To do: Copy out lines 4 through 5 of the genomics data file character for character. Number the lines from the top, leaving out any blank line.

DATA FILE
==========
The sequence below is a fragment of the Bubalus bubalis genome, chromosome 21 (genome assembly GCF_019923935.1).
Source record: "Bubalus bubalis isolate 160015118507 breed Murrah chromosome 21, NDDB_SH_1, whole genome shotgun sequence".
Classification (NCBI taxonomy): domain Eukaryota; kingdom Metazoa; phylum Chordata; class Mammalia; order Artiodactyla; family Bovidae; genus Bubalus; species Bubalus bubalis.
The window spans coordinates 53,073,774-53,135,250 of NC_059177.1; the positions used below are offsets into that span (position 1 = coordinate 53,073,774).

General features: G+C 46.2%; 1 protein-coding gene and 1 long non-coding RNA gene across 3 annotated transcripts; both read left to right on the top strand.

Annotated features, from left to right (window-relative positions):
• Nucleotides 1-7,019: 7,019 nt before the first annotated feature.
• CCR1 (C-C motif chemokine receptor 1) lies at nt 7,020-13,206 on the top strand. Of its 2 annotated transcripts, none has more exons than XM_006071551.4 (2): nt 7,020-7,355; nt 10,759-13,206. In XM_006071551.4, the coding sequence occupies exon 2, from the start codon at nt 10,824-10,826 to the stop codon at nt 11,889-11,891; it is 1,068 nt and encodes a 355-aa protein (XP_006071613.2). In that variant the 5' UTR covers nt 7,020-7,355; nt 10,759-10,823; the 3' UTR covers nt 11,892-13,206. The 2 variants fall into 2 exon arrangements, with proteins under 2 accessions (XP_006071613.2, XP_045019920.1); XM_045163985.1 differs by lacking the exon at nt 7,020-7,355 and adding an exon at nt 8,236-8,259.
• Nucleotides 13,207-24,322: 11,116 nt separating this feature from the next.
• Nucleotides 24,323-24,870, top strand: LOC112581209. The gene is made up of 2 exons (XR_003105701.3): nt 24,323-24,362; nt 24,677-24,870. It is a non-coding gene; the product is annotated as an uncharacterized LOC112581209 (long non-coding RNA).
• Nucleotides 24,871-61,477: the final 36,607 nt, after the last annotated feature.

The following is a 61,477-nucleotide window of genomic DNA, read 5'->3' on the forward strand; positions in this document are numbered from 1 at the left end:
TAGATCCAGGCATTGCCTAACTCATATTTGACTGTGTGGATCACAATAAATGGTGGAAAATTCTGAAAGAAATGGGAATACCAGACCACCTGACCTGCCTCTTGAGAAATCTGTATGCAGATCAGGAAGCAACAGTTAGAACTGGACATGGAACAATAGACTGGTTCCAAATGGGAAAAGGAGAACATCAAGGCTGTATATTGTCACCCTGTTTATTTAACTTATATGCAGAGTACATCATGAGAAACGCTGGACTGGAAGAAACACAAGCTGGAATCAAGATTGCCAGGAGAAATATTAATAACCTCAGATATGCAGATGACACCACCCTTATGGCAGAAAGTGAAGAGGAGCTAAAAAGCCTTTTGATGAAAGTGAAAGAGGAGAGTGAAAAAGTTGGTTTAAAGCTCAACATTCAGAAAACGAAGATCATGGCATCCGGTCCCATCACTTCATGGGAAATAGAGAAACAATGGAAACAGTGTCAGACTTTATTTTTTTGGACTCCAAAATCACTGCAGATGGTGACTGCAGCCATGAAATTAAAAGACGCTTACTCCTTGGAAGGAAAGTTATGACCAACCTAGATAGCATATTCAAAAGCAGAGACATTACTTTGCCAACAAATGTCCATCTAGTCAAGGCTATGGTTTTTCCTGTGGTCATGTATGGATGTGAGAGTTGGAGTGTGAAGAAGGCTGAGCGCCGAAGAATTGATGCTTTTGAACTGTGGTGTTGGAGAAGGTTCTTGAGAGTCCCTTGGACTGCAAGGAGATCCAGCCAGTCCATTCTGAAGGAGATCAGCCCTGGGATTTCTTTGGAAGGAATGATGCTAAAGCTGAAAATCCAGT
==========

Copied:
The window spans coordinates 53,073,774-53,135,250 of NC_059177.1; the positions used below are offsets into that span (position 1 = coordinate 53,073,774).

General features: G+C 46.2%; 1 protein-coding gene and 1 long non-coding RNA gene across 3 annotated transcripts; both read left to right on the top strand.